Australian researchers claim a blockchain record of 440,000 transactions per second Australian researchers claim a blockchain record of 440,000 transactions per second
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WHY THIS MATTERS IN BRIEF Blockchains relatively low transaction speeds could stop it from reaching its full potential, but now a research group from... Australian researchers claim a blockchain record of 440,000 transactions per second

WHY THIS MATTERS IN BRIEF

  • Blockchains relatively low transaction speeds could stop it from reaching its full potential, but now a research group from USYD claim to have smashed the performance barrier that could have held it back


 

Researchers at Australia’s University of Sydney (USYD) announced this week that they’ve developed a new blockchain variant that can process over 440,000 transactions per second, and they say that they believe the system has the potential to revolutionise the global economy.

 

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The new blockchain variant, dubbed Red Belly Blockchain (RBB) after the country’s favourite snake would allow the almost instantaneous processing of huge volumes of cryptocurrency transactions, as well as other types, and when it’s compared to the Visa network’s processing speed of 56,000 transactions per second (TPS), PayPal’s 450 TPS, Ethereum’s 20 TPS, and Bitcoins measly 8 TPS it’s suddenly easy to see why the university think they’re onto a big deal.

As blockchain becomes the defacto technology touted by many to underpin everything from China’s future cryptocurrency, cloud computing and HPCdigital identities, the decentralised internet, Forex trading, supply chains, the entire US military, and everything in between, oh, and solve world hunger and world poverty… unless blockchains can process all of these transactions in a cost effective, fast and secure way then it’s likely that most of the initiatives, at some point, will cave, and that’s the problem that RBB looks like it could solve.

“The Red Belly Blockchain offers unprecedented throughput of more than 400 thousand transactions per second when it’s running on 100 machines and its safety aspect is of invaluable importance for critical industries, like banking, and unlike other blockchains its performance scales horizontally,” wrote the researchers.

 

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The researchers also claim that the Red Belly Blockchain is the first blockchain variant to be built on both public and private networks which, if validated, would not only allow the peer-to-peer exchange of data but would also allow an unprecedented number of people and “nodes” to use and access the system simultaneously.

 

TPS Comparison Chart

 

“As opposed to mainstream public blockchains, [the RBB] is not subject to double spending, that’s when an individual successfully spends their money more than once, because its chain of blocks never forks,” said Dr. Vincent Gramoli, Head of Research at the Concurrent Systems Research Group at USYD, who headed up the program.

According to Gramoli by scaling horizontally RBB can avoid common issues that ail other blockchain variants, such as forking.

 

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“The absence of forks means there is no need for any number of confirmations. A transaction in a block is there for good,” he said, “as opposed to consortium blockchains, it can process hundreds of thousands of transactions per second coming from a potentially unbounded number of clients, and it offers a performance that scales horizontally, which ensures the security of transactions.”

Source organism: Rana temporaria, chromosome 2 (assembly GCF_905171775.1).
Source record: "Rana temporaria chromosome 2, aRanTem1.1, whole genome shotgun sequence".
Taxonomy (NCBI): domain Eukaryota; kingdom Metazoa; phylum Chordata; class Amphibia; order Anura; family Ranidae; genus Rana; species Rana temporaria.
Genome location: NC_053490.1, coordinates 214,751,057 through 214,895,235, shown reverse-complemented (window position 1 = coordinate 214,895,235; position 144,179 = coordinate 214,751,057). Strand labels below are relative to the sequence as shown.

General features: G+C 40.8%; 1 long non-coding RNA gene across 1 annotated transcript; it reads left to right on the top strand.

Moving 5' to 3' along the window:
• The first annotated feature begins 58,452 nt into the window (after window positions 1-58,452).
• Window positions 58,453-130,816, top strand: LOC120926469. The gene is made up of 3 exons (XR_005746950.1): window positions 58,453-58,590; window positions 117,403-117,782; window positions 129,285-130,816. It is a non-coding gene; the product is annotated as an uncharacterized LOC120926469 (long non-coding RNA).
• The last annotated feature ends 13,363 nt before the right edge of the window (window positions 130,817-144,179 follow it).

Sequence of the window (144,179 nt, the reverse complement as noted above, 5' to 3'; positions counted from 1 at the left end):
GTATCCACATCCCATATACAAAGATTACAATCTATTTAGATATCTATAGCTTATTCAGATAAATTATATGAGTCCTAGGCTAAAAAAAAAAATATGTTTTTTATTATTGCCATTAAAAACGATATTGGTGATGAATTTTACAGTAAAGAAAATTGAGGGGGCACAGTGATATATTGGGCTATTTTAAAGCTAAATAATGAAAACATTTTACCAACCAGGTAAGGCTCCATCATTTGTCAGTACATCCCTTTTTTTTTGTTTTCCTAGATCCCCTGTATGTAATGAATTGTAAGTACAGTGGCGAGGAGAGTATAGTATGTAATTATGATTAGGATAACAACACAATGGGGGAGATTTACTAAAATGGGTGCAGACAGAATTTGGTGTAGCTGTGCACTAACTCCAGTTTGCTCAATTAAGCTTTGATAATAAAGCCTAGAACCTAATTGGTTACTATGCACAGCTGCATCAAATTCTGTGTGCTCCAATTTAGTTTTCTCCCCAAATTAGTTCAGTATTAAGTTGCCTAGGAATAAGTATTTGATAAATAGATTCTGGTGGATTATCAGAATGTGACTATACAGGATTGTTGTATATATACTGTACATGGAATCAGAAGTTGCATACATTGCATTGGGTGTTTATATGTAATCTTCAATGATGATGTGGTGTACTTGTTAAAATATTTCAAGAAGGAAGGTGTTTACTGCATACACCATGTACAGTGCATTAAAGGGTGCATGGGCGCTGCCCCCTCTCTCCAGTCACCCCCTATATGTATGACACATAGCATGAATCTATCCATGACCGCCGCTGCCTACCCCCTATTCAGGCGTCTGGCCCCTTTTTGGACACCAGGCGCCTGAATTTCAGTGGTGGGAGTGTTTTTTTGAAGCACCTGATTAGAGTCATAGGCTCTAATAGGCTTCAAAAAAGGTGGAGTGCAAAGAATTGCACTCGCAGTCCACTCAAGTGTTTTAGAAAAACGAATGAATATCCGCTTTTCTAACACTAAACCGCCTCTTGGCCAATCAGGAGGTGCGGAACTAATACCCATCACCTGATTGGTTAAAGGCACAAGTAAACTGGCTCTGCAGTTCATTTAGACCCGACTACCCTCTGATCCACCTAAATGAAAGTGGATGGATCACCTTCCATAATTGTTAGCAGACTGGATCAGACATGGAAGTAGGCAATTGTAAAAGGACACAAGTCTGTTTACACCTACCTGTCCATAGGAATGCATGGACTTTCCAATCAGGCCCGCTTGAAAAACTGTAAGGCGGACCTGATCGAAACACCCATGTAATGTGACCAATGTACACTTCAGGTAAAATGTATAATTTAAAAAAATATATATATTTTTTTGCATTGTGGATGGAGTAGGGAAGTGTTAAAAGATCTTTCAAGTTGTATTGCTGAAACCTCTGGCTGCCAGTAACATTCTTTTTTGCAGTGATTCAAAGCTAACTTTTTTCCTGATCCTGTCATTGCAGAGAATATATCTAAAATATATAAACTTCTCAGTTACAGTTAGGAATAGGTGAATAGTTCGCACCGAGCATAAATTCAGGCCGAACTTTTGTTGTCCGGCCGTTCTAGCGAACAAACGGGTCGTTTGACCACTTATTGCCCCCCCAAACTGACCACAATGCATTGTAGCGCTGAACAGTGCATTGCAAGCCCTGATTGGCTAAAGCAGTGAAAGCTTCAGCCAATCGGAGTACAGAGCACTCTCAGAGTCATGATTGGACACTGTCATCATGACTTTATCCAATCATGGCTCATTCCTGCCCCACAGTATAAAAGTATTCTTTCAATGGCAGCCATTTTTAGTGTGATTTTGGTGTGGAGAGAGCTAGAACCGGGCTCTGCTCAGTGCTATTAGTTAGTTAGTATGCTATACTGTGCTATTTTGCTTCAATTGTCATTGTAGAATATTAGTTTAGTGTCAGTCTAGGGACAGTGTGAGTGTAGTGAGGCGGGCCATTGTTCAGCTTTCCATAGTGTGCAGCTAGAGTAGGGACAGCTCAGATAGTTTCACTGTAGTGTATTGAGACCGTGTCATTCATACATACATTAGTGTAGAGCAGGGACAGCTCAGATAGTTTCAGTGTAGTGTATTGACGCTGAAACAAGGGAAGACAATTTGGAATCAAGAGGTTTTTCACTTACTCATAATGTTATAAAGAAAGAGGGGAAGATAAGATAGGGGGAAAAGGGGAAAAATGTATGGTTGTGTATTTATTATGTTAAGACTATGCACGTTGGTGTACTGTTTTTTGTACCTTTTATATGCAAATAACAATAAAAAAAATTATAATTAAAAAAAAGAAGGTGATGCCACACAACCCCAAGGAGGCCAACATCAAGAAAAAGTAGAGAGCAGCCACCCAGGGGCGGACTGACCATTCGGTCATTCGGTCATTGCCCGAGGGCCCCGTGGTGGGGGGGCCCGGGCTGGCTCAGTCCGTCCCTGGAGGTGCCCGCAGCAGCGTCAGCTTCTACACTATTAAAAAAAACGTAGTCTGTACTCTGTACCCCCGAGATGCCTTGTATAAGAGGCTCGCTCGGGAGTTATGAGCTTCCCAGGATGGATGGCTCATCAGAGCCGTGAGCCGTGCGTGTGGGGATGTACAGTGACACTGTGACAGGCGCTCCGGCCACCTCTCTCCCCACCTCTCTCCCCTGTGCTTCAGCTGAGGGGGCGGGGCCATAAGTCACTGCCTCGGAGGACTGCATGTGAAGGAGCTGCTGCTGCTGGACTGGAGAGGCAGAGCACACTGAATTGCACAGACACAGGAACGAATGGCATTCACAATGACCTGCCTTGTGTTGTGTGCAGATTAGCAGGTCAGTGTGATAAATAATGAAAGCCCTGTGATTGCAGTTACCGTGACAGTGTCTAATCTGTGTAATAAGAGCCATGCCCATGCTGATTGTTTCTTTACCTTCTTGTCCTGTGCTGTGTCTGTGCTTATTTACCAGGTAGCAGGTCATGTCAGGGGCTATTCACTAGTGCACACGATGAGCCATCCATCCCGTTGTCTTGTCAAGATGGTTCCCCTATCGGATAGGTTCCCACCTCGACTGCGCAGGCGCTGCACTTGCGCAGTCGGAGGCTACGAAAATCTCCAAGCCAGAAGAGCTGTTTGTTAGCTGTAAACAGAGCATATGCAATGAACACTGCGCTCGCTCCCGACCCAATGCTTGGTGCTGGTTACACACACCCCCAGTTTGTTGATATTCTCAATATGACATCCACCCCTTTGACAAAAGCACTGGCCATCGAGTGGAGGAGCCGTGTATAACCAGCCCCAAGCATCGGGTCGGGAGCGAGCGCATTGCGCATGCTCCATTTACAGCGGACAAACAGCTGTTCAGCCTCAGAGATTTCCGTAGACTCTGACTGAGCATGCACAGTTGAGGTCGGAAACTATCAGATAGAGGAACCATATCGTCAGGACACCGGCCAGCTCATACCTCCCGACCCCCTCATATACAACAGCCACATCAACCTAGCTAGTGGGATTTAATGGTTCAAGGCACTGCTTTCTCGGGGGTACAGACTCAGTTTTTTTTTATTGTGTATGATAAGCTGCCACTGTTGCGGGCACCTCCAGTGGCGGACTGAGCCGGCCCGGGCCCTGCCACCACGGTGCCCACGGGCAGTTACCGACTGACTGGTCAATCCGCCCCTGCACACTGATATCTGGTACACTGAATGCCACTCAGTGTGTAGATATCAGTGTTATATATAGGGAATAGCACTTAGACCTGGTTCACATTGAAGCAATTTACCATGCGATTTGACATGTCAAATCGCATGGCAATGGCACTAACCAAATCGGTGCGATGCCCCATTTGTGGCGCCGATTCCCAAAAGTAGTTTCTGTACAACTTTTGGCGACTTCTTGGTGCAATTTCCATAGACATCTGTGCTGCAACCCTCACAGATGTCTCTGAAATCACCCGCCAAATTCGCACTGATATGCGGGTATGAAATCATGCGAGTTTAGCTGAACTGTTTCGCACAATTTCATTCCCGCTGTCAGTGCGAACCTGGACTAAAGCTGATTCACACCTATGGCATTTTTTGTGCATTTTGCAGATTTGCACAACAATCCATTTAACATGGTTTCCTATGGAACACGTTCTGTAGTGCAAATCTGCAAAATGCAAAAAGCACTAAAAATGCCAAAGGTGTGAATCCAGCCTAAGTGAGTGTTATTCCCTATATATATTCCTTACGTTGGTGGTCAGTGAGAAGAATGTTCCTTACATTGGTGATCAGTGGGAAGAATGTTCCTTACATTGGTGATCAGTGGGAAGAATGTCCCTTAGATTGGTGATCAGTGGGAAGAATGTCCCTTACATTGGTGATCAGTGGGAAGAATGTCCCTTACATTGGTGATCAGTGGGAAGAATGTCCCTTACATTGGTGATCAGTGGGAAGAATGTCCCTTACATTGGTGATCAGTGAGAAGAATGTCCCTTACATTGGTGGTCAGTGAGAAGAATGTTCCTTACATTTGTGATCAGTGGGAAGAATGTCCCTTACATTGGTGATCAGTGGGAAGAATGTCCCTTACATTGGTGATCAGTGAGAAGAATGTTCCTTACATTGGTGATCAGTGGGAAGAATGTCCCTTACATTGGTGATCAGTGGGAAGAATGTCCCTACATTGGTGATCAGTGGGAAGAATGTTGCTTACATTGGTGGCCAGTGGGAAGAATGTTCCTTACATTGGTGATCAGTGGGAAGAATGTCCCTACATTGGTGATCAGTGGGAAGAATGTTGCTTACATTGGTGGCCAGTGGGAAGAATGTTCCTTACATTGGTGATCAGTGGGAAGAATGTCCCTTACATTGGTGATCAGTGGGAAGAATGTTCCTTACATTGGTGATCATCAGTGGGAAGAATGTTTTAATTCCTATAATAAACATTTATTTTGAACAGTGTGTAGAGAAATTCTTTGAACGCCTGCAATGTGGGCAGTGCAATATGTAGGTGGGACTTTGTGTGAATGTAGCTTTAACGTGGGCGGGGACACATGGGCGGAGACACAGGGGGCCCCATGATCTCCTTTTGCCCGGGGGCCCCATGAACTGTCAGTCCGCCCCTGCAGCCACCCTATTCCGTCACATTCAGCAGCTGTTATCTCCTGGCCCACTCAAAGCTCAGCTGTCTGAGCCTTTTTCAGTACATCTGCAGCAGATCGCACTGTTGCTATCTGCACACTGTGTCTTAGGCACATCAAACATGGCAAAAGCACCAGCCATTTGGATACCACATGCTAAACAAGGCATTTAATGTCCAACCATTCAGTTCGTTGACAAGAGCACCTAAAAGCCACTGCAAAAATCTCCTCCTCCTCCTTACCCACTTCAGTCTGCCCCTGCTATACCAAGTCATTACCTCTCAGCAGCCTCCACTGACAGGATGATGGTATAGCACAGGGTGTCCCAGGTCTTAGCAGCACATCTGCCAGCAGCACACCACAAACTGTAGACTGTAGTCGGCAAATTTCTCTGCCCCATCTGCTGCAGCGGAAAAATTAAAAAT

Now that the team have the first RBB system up and running their next step will be to develop a recommendation system that would automate the selection of participants of a consensus instance, so, as many people complain about the slow, and increasingly expensive, transaction processing speeds of today’s blockchains, who knows, tomorrow that problem might be just a thing of the past, and that’s only going to help boost blockchain’s adoption.

Matthew Griffin Global Futurist 未来学家, Tech Evangelist, XPrize Mentor ● Int'l Keynote Speaker ● Disruption, Futures and Innovation expert

Matthew Griffin, Futurist and Founder of the 311 Institute is described as “The Adviser behind the Advisers.” Among other things Matthew keeps busy helping the world’s largest smartphone manufacturers ideate the next five generations of smartphones, and what comes beyond, the world’s largest chip makers envision the next twenty years of intelligent machines, and is helping Europe’s largest energy companies re-invent energy generation, transmission and retail. Recognised in 2013, 2015 and 2016 as one of Europe’s foremost futurists, innovation and strategy experts Matthew is an award winning author, entrepreneur and international speaker who has been featured on the BBC, Discovery and other outlets. Working hand in hand with accelerators, investors, governments, multi-nationals and regulators around the world Matthew helps them envision the future and helps them transform their industries, products and go to market strategies, and shows them how the combination of new, democratised, powerful emerging technologies are helping accelerate cultural, industrial and societal change. Matthew’s clients include Accenture, Bain & Co, Bank of America, Blackrock, Booz Allen Hamilton, Boston Consulting Group, Dell EMC, Dentons, Deutsche Bank, Deloitte, Deutsche Bank, Du Pont, E&Y, Fidelity, Goldman Sachs, HPE, Huawei, JP Morgan Chase, KPMG, Lloyds Banking Group, McKinsey & Co, PWC, Qualcomm, Rolls Royce, SAP, Samsung, Schroeder’s, Sequoia Capital, Sopra Steria, UBS, the UK’s HM Treasury, the USAF and many others.

  • Paul Waldman

    15th September 2017 #1 Author

    “The Red Belly Blockchain offers unprecedented throughput of more than 400 thousand transactions per second when it’s running on 100 machines and its safety aspect is of invaluable importance for critical industries, like banking, and unlike other blockchains its performance scales horizontally,” wrote the researchers.

    Reply

  • Vincent Gramoli

    15th September 2017 #2 Author

    Charles M. I agree that outside the “blockchain” context, this sentence does not make sense. Think of a crash-tolerant model in which databases can outperform significantly the Red Belly Blockchain.